Film School is Changing. Or is It?

by Hugh BrownstoneLeave a Comment

USC, UCLA and NYU remain at the top of the film school food chain, but even they are changing as other schools like the New York Film Academy or Full Sail have arrived and gained traction. What’s happening?

We wrote a while back about der Film Akademie Baden-Württemberg, a German film school where the tuition was zero and the relationship with industry established from the very beginning.

This is a very different model from U.S. programs: der Film Akademie is essentially a vocational school.

You could argue that Full Sail is the same thing (except Full Sail charges infinitely more, and their relationship to industry is far less clear).

What IS clear is that the film school business in the U.S. is changing because it has to: the economics and relevancy of it have turned upside down. With extraordinary advances in filmmaking technology and price points unthinkable just a few years ago, suddenly it’s dramatically easier and cheaper to get first-hand experience on one’s own with the purchase of a laptop and a DSLR than going into debt to attend film school.

Heck, an iPhone will do in a pinch — there's an app, I mean, online school for that.

Still, there is no easy substitute for the friendships and connections one can make at the big three.

Yet.

What do you think, dear readers? How important is film school today? How important has film school been to you personally? Knowing what you do now, what would you have done differently if you'd had the chance?

Film School, for Profit or Not

Via NY Times:

For a university dedicated to flashy disciplines like film and music recording, Full Sail at first glance has a rather unflashy campus. To find it, you drive north from the Orlando airport to Winter Park on one of those tedious Florida streets lined with telephone poles, drainage ditches and chain restaurants. Eventually you reach a Wendy’s and a Ker’s WingHouse. Behind them sits Full Sail.

Yes, that crescent-shaped structure is a defunct mini-mall. Full Sail expanded into it, gutting the inside. Outside, it still looks like, well, a defunct mini-mall, but its technological facilities would make many traditional film schools drool.

And then there’s The Truck, an 18-wheeler tricked out with brushed stainless steel, purple mood lighting and interactive exhibits — a “mobile experience” lab that travels to and recruits from military bases and high schools. Inside the semitrailer, which is painted to resemble a galaxy of stars (the space kind, not the people kind), potential pupils can play student-made video games, watch student film clips and even give audio engineering a whirl.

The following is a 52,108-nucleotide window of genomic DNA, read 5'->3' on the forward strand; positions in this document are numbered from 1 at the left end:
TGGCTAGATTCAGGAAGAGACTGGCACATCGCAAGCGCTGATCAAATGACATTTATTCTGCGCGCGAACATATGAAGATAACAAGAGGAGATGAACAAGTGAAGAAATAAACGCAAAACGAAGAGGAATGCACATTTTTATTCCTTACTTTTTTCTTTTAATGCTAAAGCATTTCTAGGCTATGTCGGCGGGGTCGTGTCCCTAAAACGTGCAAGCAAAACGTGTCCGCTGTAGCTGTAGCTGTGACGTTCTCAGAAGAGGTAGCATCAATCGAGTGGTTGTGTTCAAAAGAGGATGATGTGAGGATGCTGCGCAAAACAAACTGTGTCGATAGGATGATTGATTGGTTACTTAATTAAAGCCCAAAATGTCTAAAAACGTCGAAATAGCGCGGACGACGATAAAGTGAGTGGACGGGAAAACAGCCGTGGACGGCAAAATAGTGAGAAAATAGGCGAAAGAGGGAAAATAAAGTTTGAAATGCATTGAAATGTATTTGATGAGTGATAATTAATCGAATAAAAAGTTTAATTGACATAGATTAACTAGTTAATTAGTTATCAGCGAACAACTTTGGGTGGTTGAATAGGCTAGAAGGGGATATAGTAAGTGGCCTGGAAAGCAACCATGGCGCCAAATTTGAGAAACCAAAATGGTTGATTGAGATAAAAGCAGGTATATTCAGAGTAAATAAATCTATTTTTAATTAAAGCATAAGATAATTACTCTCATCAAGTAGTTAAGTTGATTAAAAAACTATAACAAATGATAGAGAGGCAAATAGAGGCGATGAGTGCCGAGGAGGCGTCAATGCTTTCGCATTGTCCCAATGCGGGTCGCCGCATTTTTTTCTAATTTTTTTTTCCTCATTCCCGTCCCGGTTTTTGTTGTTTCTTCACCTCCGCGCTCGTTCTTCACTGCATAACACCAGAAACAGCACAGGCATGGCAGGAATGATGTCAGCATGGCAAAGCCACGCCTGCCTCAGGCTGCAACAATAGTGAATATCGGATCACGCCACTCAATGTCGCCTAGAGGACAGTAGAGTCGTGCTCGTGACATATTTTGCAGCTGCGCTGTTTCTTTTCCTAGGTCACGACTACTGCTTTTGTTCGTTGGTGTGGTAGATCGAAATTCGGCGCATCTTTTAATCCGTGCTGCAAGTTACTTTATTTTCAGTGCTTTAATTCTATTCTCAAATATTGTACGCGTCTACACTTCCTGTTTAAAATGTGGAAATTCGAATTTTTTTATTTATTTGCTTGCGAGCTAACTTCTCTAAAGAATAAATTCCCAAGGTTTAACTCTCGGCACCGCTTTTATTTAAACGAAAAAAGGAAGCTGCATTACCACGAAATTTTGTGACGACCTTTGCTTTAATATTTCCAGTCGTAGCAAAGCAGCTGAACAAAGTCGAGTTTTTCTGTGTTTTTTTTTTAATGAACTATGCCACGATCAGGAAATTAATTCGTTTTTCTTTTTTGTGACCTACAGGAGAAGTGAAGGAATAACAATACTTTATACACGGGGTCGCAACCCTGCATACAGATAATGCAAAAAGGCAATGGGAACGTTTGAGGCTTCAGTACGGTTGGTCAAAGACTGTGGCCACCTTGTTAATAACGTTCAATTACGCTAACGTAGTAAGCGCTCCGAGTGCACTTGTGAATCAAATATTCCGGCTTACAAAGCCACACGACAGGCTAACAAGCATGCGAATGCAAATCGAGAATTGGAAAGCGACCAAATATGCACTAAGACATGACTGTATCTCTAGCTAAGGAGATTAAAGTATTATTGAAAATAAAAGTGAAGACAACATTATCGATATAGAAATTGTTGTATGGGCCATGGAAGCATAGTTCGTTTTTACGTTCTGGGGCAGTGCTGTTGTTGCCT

The Full Sail campus, a former shopping mall, in Winter Park, Fla.

“People always react like that,” said a grinning Jacob Abercrombie, a Full Sail events manager, as a visitor stood blinking, unable to absorb the setup in a single scan.

Full Sail is a for-profit vocational school, but entertainment-focused institutions of all kinds are increasingly relying on assertive sales pitches and ever-more-elaborate facilities as they compete for a generation reared on YouTube and GoPro cameras.

Read full article at NY Times “Film School, for Profit or Not”

Note: it is our policy to give credit as well as deserved traffic to our news sources – so we don't repost the entire article – sorry, I know you want the juicy bits, but I feel it is only fair that their site get the traffic and besides, you just might make a new friend and find an advertiser that has something you've never seen before

(cover photo credit: snap from NY Times)

Hugh Brownstone

Hugh Brownstone

Hugh is the founder of Three Blind Men and An Elephant Productions. He and the team write, direct, shoot, score, and edit web-centric films; conduct photo shoots; and write copy, white papers and blog posts. Hugh also writes screenplays (he recently optioned a TV pilot) and just published his first eBook (Apple's iPhone: The Next Video Revolution). If it's about telling stories, it's in their wheelhouse.

And always with the ambition of authenticity, humanity and wit.
Hugh Brownstone

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